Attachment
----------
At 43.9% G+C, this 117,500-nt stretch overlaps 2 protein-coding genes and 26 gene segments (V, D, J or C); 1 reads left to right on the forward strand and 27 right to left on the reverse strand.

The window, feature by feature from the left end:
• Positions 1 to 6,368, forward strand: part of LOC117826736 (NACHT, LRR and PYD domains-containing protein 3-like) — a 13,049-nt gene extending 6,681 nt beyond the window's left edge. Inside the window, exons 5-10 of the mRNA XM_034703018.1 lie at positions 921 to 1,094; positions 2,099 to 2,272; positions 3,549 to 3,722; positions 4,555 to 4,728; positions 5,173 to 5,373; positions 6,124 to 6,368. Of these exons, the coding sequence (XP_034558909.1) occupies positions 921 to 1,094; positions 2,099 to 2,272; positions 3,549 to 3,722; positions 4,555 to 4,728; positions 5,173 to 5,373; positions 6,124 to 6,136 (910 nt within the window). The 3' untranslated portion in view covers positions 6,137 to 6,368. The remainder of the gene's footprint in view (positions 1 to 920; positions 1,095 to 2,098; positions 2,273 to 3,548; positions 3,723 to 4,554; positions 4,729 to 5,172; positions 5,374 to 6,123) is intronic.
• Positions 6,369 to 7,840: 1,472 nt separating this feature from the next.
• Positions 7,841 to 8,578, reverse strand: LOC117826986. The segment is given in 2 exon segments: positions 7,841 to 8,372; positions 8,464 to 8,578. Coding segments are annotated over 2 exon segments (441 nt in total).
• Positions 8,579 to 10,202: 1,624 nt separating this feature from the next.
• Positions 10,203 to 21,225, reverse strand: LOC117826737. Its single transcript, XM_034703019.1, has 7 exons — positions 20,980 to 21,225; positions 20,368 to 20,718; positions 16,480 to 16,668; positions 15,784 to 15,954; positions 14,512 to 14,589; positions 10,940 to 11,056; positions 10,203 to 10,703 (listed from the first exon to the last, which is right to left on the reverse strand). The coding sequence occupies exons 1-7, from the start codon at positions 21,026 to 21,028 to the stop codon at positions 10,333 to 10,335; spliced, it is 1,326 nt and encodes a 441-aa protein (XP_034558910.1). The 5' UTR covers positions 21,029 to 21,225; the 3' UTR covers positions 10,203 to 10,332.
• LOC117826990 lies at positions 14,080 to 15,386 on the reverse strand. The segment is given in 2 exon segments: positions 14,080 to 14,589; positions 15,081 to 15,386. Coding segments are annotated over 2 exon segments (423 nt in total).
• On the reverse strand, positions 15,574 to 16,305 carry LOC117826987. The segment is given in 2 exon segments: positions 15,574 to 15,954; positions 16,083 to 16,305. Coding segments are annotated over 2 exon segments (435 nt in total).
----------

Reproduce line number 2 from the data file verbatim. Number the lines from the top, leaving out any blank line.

The window, feature by feature from the left end: